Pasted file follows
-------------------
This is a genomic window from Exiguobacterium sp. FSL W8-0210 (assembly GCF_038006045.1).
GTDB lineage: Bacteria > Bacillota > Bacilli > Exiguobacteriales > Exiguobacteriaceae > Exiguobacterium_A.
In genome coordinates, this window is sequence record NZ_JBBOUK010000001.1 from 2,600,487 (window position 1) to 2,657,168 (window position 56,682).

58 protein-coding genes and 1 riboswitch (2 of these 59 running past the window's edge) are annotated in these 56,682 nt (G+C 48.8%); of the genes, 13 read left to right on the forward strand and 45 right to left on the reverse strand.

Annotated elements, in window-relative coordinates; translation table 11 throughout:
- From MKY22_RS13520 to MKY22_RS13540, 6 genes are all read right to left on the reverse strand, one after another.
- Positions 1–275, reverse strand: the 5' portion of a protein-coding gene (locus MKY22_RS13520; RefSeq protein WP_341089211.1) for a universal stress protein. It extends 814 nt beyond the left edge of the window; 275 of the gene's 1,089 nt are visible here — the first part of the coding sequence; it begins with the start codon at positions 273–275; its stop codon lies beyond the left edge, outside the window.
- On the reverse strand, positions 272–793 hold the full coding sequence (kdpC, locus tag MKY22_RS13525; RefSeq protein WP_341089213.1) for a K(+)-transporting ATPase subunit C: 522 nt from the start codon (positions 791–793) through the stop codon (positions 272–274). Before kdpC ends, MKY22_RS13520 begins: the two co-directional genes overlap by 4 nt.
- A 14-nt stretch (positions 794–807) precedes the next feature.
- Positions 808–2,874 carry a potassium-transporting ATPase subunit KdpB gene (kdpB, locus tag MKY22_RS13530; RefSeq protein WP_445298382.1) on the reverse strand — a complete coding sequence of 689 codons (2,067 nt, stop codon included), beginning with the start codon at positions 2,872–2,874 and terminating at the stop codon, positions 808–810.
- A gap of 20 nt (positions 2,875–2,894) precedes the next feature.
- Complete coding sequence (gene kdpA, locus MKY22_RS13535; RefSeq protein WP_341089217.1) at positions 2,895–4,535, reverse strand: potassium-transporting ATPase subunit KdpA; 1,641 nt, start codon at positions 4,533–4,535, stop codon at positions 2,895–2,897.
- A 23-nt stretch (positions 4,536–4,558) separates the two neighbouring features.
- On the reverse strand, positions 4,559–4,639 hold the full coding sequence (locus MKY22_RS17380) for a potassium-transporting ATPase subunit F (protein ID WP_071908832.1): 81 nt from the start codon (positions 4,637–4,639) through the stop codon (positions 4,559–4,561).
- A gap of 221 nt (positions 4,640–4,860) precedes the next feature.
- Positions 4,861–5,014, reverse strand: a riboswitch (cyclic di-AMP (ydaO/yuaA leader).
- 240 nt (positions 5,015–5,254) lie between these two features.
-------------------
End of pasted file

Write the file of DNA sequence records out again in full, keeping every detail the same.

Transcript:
This is a genomic window from Exiguobacterium sp. FSL W8-0210 (assembly GCF_038006045.1).
GTDB lineage: Bacteria > Bacillota > Bacilli > Exiguobacteriales > Exiguobacteriaceae > Exiguobacterium_A.
In genome coordinates, this window is sequence record NZ_JBBOUK010000001.1 from 2,600,487 (window position 1) to 2,657,168 (window position 56,682).

58 protein-coding genes and 1 riboswitch (2 of these 59 running past the window's edge) are annotated in these 56,682 nt (G+C 48.8%); of the genes, 13 read left to right on the forward strand and 45 right to left on the reverse strand.

Annotated elements, in window-relative coordinates; translation table 11 throughout:
- From MKY22_RS13520 to MKY22_RS13540, 6 genes are all read right to left on the reverse strand, one after another.
- Positions 1–275, reverse strand: the 5' portion of a protein-coding gene (locus MKY22_RS13520; RefSeq protein WP_341089211.1) for a universal stress protein. It extends 814 nt beyond the left edge of the window; 275 of the gene's 1,089 nt are visible here — the first part of the coding sequence; it begins with the start codon at positions 273–275; its stop codon lies beyond the left edge, outside the window.
- On the reverse strand, positions 272–793 hold the full coding sequence (kdpC, locus tag MKY22_RS13525; RefSeq protein WP_341089213.1) for a K(+)-transporting ATPase subunit C: 522 nt from the start codon (positions 791–793) through the stop codon (positions 272–274). Before kdpC ends, MKY22_RS13520 begins: the two co-directional genes overlap by 4 nt.
- A 14-nt stretch (positions 794–807) precedes the next feature.
- Positions 808–2,874 carry a potassium-transporting ATPase subunit KdpB gene (kdpB, locus tag MKY22_RS13530; RefSeq protein WP_445298382.1) on the reverse strand — a complete coding sequence of 689 codons (2,067 nt, stop codon included), beginning with the start codon at positions 2,872–2,874 and terminating at the stop codon, positions 808–810.
- A gap of 20 nt (positions 2,875–2,894) precedes the next feature.
- Complete coding sequence (gene kdpA, locus MKY22_RS13535; RefSeq protein WP_341089217.1) at positions 2,895–4,535, reverse strand: potassium-transporting ATPase subunit KdpA; 1,641 nt, start codon at positions 4,533–4,535, stop codon at positions 2,895–2,897.
- A 23-nt stretch (positions 4,536–4,558) separates the two neighbouring features.
- On the reverse strand, positions 4,559–4,639 hold the full coding sequence (locus MKY22_RS17380) for a potassium-transporting ATPase subunit F (protein ID WP_071908832.1): 81 nt from the start codon (positions 4,637–4,639) through the stop codon (positions 4,559–4,561).
- A gap of 221 nt (positions 4,640–4,860) precedes the next feature.
- Positions 4,861–5,014, reverse strand: a riboswitch (cyclic di-AMP (ydaO/yuaA leader).
- 240 nt (positions 5,015–5,254) lie between these two features.